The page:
Last year, I exposed my students to OWID on the second day of the school year. At the start of that class, I asked students to get in partnerships and told them that I would be posing a series of questions about global development. I let the students know that since they were unlikely to know the actual answers, I was as interested in their logic as their actual answers. With that in mind, I gave them two minutes to discuss how long it took the US and Iran to decrease the fertility rate from 6 children per woman to 3 children per woman. After hearing every group’s response and the thinking that went into their answers, I showed the class an OWID chart [shown here] which reveals that this process took eighty-two years in the US and ten years in Iran. Most students were surprised by how far off the mark their initial guesses had been. As a means of following up, I asked them two questions:

1. What is your sense of why this data is true?

2. What questions does this data raise for you?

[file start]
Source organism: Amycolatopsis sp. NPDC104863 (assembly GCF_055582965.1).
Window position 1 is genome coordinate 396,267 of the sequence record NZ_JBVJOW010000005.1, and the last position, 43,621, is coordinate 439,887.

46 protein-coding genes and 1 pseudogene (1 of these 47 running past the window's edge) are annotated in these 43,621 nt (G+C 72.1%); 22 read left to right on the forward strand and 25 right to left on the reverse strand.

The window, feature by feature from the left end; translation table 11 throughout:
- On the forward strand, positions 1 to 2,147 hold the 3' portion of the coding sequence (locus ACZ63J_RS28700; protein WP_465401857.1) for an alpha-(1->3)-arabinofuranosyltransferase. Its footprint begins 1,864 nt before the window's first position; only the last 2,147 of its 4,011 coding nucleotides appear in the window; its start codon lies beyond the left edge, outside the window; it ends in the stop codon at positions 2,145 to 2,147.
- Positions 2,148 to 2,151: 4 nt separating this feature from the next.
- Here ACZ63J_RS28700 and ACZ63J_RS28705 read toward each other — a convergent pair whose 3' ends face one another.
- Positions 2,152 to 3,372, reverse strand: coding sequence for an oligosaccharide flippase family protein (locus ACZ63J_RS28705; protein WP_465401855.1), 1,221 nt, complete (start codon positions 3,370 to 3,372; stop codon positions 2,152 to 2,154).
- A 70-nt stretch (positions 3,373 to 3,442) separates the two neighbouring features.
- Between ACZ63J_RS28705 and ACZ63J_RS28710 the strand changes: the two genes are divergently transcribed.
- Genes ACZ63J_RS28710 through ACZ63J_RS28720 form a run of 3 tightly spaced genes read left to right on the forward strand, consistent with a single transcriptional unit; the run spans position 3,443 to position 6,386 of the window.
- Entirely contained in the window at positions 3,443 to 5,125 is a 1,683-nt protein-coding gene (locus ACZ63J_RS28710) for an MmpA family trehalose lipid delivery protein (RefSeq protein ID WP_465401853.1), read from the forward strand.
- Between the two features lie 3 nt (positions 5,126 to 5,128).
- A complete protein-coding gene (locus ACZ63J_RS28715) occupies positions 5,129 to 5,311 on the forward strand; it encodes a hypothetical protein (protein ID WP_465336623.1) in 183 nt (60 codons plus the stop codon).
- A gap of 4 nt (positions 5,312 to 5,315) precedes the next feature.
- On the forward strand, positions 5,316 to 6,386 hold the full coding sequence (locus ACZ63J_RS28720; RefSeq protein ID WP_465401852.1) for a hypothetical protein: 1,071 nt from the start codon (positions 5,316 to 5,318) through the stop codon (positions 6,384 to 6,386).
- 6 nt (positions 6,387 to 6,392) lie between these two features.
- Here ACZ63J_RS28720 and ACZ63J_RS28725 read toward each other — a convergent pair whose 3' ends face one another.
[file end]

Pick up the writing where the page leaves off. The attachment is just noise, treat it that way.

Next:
As soon as these questions were out of my mouth, the students began posing their own questions: Did a major event trigger one or both of the declines? Did the declines happen simultaneously? Did cultural, religious or economic reasons best explain the decline? Had Iran ever been a communist country? How closely tied were these declines to access to birth control? Didn’t urbanization make people want smaller families?

Years it took fertility to fall from 6 to below 3

As a teacher, I was thrilled by the students’ curiosity as well as by their willingness to offer support and criticism for their peers’ ideas. Seeking to capitalize on their desire to think deeply about tough questions, I asked them to discuss two more questions with their partners: